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The UK recruitment industry needs to get its Equality Act together

Anne Tynan is an HR Equality and Diversity specialist, whose report on Recruitment Equality has just been published. On 3 February, Tomorrow’s Company gave Anne a platform to explain why she decided to analyse recruitment websites in terms of accessibility, equality and diversity. With a background in equality and diversity, it was inevitable that I would focus on related issues when my own turn came to look at recruitment websites at the end of 2010.  It did not take long to notice that recruitment consultants, job agencies, online recruiters and organisations’ own internal recruitment departments were falling short of the equality mark when it came to their websites. Without further ado, I decided to turn the drudgery of job-hunting into a doubly productive way of expanding my own skills and knowledge, and contributing to equality of employment for all candidates. Over a three-month period, I screened a cross-sectoral selection of 300 recruitment websites and analysed the results. ‘Recruitment Equality – Accessibility, Equality and Diversity on Recruitment Websites’ was the outcome, a 30-page report that is now available for all to read. A few ‘wordbites’ (to coin a phrase) from the report suffice to set the scene:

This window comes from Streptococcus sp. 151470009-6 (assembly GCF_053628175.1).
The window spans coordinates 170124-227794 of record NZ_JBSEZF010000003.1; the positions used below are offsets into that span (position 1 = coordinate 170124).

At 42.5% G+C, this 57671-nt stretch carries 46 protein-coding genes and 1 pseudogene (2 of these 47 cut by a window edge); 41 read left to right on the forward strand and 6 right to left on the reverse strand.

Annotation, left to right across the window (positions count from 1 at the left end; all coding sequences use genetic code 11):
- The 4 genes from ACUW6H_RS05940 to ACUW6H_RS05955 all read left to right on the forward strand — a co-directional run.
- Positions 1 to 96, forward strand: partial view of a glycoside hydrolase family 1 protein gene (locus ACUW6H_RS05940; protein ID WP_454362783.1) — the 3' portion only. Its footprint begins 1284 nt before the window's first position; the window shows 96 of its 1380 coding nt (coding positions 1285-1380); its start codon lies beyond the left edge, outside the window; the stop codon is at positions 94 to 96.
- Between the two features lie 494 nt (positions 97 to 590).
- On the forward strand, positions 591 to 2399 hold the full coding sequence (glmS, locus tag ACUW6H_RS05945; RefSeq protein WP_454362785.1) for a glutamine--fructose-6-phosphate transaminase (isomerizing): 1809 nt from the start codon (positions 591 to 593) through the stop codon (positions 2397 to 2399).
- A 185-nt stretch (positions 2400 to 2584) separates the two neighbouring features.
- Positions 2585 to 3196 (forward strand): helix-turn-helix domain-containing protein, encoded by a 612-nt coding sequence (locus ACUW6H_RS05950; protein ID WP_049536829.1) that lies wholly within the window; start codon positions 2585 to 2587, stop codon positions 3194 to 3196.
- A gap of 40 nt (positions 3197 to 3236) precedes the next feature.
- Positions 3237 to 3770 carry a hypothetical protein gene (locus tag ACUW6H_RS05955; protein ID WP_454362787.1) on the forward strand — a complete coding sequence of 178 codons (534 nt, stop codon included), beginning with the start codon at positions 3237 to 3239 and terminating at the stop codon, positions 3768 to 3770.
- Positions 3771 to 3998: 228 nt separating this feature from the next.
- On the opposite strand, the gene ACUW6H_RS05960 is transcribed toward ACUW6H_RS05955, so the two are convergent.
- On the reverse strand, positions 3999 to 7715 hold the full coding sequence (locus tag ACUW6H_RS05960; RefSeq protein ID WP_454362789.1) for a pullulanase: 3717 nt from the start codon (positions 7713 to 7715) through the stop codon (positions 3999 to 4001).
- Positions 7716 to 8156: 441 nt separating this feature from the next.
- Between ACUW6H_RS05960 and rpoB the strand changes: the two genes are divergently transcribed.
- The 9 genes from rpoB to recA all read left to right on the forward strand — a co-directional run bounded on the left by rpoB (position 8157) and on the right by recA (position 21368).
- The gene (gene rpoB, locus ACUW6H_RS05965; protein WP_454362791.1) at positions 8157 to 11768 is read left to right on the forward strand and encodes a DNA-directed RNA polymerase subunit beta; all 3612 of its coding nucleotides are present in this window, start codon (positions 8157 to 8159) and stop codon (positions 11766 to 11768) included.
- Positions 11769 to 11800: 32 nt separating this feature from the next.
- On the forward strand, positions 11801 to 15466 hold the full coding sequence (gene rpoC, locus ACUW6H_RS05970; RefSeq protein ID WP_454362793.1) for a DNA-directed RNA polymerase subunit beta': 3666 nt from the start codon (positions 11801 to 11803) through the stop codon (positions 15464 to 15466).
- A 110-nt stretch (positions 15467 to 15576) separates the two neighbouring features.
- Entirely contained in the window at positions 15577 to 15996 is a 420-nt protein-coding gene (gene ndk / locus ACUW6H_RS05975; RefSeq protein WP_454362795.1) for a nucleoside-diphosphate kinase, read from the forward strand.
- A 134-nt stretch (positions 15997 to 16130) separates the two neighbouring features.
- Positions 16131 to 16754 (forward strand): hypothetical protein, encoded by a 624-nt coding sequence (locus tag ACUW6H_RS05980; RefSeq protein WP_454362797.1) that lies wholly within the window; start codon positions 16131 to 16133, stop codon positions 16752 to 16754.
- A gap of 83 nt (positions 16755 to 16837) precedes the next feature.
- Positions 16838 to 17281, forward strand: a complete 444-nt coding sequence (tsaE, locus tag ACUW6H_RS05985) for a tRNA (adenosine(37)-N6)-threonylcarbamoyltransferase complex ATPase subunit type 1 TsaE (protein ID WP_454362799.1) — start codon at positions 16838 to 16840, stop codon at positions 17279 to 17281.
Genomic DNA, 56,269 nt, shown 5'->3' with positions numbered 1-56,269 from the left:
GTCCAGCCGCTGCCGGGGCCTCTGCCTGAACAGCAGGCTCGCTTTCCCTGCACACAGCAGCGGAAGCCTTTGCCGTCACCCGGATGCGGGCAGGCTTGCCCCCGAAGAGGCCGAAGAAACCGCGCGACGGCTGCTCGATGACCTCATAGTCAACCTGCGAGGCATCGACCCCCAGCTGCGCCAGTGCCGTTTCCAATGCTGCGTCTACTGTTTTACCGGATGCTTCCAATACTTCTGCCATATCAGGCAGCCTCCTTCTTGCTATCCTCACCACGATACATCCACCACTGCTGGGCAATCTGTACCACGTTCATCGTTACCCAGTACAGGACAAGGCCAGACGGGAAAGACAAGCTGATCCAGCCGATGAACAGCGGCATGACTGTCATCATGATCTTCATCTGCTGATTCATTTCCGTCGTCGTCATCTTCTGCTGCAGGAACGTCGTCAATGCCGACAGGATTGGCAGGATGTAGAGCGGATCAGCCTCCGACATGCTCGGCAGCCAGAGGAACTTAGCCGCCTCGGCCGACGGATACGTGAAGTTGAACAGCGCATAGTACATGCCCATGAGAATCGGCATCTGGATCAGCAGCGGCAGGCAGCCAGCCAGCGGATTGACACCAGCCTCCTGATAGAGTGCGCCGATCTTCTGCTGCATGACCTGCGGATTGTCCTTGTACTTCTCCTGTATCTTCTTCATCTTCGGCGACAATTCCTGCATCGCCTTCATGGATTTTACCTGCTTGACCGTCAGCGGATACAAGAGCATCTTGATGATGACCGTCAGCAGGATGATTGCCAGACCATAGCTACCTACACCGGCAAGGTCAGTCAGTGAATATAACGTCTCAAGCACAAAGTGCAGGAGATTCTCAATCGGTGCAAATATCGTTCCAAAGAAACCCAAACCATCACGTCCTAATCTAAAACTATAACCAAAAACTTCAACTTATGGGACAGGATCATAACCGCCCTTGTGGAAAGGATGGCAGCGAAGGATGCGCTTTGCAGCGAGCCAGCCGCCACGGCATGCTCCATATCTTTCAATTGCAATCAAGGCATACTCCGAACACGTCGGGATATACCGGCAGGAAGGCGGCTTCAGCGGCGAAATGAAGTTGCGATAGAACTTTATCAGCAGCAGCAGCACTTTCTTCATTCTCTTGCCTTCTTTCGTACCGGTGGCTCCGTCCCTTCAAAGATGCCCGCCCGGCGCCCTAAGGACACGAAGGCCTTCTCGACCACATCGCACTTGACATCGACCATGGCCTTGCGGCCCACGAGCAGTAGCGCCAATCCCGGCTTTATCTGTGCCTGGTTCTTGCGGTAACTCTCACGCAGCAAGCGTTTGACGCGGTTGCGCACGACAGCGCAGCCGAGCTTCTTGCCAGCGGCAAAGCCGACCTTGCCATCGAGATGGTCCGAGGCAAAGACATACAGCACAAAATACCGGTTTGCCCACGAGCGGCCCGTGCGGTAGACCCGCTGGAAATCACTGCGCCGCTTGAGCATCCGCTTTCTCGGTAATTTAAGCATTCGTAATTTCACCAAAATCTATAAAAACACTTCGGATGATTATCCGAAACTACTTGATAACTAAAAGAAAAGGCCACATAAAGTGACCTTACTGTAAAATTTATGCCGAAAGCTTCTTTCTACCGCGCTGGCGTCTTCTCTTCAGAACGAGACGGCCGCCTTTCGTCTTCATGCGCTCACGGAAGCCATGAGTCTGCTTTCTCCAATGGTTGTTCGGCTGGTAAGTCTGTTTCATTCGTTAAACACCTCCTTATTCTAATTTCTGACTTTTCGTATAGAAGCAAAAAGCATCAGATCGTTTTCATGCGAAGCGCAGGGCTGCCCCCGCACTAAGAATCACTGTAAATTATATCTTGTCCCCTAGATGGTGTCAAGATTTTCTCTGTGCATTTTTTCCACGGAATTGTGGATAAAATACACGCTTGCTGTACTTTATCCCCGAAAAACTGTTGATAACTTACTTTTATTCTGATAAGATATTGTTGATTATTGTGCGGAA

1. 54% of websites offered no Accessibility features for disabled people and provided no Equality or Diversity information

  2. 97% of websites – remember that these are recruitment websites – provided no Equality or Diversity information within their Application & Recruitment procedures or Frequently Asked Questions (FAQs).

Tomorrow’s Company has a mention within the report within a section looking at the types of logos and labels found on websites. Of particular interest to members will be the section on Corporate Social Responsibility (CSR); in my view, including equality and diversity in CSR demonstrates a slightly outdated attitude. ‘Recruitment Equality’ provides an insight into the recruitment industry’s standpoint on equality issues. To say that there is room for improvement could possibly prove to be one of the greatest understatements of 2011. Other organisations should now also take note. A PDF copy of the report can be downloaded here.  A Word version of the report can also be viewed online here.

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